The Reagan administration charged last night that Nicaragua "may be directly involved" in plans to attack Americans in neighboring Honduras, and has warned the Sandinista government that the United States will "react accordingly" if such attacks are carried out.

The U.S. warning, contained in a note using exceptionally strong language, also tied the Sandinista leadership indirectly to the assassinations June 19 of six U.S. citizens, including four marines, at an outdoor cafe in San Salvador, saying Nicaragua has supported and influenced the Salvadoran rebel group that claimed responsibility. The note warned of "serious repercussions" if any such incident happened again.

The note, presented last night to the Nicaraguan Foreign Ministry by U.S. Ambassador Harry Bergold and made public today by Nicaraguan officials, produced a sharply worded reply by the Nicaraguan Foreign Ministry that was delivered to the U.S. Embassy here tonight.

Nicaragua called the U.S. accusations "absurd" and charged the Reagan administration with "intolerable threats" and seeking to create a pretext for "direct military aggression against the Nicaraguan people."

"Nicaragua rejects any suggestion at all of responsibility for what happened June 19 in San Salvador or in any other similar situation that could occur in that or any other country," the Foreign Ministry note said. "These are things we neither do nor promote."

The Nicaraguan reply also accused the Reagan administration of practicing "state terrorism" by organizing and financing anti-Sandinista guerrillas who have been fighting to overthrow the government here for more than three years. It suggested that if the United States has proof of Nicaraguan complicity in terrorism, Washington should take its case to the World Court in The Hague.

In Washington, administration officials refused to spell out the nature of the possible U.S. response to further terrorist-type attacks in Central America, Washington Post staff writer Joanne Omang reported. But they said the note was not intended to presage any U.S. military effort.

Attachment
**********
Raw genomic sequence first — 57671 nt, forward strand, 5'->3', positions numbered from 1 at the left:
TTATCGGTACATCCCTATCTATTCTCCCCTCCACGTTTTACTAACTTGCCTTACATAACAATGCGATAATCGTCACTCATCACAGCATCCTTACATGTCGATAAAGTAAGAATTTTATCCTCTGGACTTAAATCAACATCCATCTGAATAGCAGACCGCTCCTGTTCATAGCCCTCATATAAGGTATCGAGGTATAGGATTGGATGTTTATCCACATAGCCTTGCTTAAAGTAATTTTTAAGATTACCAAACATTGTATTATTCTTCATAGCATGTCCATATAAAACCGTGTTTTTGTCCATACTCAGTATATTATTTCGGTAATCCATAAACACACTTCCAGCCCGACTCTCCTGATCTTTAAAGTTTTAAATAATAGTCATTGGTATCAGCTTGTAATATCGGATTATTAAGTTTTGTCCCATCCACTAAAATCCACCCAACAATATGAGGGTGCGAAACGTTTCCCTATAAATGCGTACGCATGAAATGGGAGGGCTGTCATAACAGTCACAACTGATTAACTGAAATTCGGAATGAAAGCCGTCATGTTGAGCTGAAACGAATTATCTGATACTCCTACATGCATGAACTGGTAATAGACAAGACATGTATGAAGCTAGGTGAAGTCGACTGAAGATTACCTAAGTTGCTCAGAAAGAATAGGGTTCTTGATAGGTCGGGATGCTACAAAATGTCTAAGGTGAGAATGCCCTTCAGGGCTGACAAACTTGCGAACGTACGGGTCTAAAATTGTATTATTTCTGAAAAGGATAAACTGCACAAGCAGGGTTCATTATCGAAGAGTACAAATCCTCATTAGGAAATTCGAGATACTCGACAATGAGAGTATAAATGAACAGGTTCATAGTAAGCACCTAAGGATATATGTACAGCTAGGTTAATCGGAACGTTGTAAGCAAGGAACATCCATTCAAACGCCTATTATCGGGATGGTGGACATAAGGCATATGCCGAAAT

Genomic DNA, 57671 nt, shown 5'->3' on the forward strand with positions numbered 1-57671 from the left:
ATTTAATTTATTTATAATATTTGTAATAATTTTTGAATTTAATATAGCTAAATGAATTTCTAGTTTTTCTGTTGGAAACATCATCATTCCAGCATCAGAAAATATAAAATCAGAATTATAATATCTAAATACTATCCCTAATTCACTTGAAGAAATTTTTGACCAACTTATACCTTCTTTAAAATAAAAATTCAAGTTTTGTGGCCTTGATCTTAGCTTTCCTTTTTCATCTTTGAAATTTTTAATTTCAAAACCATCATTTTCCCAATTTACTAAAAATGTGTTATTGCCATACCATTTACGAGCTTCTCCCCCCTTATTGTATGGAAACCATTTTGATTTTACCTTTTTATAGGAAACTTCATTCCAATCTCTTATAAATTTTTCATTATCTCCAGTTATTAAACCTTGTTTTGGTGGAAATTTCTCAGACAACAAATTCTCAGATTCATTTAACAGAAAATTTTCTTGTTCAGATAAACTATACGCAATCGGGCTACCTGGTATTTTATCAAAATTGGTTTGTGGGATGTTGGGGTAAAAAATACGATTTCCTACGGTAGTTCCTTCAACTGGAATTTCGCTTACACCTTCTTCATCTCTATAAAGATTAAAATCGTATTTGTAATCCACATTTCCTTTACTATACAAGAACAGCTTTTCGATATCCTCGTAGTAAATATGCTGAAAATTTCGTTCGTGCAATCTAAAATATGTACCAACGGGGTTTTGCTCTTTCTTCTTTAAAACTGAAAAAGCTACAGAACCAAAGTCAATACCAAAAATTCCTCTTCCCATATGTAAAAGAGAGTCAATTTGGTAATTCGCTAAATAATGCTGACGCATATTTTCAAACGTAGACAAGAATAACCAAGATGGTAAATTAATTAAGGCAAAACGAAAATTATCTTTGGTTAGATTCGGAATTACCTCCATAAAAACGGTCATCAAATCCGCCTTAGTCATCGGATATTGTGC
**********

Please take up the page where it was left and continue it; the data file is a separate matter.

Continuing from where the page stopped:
"The intent is very clearly not to lay the basis for some action, but to prevent action that would otherwise occur," one State Department official said.

He said the warning was intended to refer to terrorist acts against any U.S. citizen, not just officials, and to refer only to acts that could be linked to Nicaraguan backing. It would not apply to the killings of at least seven Americans in El Salvador that have been blamed on right-wing death squads, also believed to be responsible for the deaths of thousands of Salvadorans.

A senior White House official said the warning "has been made abundantly explicit" to Nicaragua previously through diplomatic channels. "We're not setting anyone up for anything. We're just making our position very clear," he said.

The U.S. response to any terrorist act, he continued, "will be appropriate to the loss, and the time and place of our response will be of our own choosing." If a terrorist incident involved a large-scale loss of life, "the response would have to be appropriate to it," he said.

The U.S. note was part of a growing administration campaign against attacks that U.S. officials call international terrorism, such as the hijacking last month of a U.S. airliner by Lebanese Shiite Moslem extremists demanding release of Shiite prisoners held by Israel. President Reagan earlier this month included Nicaragua -- along with Iran, Cuba, Libya and North Korea -- on a list of five countries he branded as outlaw nations supporting terrorism.

"The Nicaraguan government should use its influence to discourage attacks against U.S. personnel, personnel who are not, as they know, involved in combat," said the diplomatic note handed by Bergold to Saul Arana, head of the Foreign Ministry's North American department.